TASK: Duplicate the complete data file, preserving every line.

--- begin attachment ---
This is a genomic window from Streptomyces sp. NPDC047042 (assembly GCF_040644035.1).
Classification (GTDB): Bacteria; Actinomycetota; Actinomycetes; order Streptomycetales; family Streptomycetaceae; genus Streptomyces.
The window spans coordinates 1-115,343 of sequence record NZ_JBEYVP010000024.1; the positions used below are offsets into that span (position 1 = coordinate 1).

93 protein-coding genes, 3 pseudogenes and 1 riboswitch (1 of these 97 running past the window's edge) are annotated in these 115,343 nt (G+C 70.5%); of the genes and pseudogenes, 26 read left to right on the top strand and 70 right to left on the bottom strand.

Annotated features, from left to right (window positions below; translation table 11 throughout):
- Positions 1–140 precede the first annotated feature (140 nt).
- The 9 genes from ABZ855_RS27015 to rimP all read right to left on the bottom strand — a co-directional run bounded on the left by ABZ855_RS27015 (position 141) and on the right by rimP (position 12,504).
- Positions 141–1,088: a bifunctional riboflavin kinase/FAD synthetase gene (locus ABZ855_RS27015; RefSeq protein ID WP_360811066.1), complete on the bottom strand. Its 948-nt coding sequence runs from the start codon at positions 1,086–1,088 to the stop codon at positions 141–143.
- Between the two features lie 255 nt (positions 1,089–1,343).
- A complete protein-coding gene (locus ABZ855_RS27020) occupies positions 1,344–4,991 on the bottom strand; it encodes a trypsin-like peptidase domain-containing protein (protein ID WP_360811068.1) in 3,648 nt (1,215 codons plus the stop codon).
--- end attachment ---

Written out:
This is a genomic window from Streptomyces sp. NPDC047042 (assembly GCF_040644035.1).
Classification (GTDB): Bacteria; Actinomycetota; Actinomycetes; order Streptomycetales; family Streptomycetaceae; genus Streptomyces.
The window spans coordinates 1-115,343 of sequence record NZ_JBEYVP010000024.1; the positions used below are offsets into that span (position 1 = coordinate 1).

93 protein-coding genes, 3 pseudogenes and 1 riboswitch (1 of these 97 running past the window's edge) are annotated in these 115,343 nt (G+C 70.5%); of the genes and pseudogenes, 26 read left to right on the top strand and 70 right to left on the bottom strand.

Annotated features, from left to right (window positions below; translation table 11 throughout):
- Positions 1–140 precede the first annotated feature (140 nt).
- The 9 genes from ABZ855_RS27015 to rimP all read right to left on the bottom strand — a co-directional run bounded on the left by ABZ855_RS27015 (position 141) and on the right by rimP (position 12,504).
- Positions 141–1,088: a bifunctional riboflavin kinase/FAD synthetase gene (locus ABZ855_RS27015; RefSeq protein ID WP_360811066.1), complete on the bottom strand. Its 948-nt coding sequence runs from the start codon at positions 1,086–1,088 to the stop codon at positions 141–143.
- Between the two features lie 255 nt (positions 1,089–1,343).
- A complete protein-coding gene (locus ABZ855_RS27020) occupies positions 1,344–4,991 on the bottom strand; it encodes a trypsin-like peptidase domain-containing protein (protein ID WP_360811068.1) in 3,648 nt (1,215 codons plus the stop codon).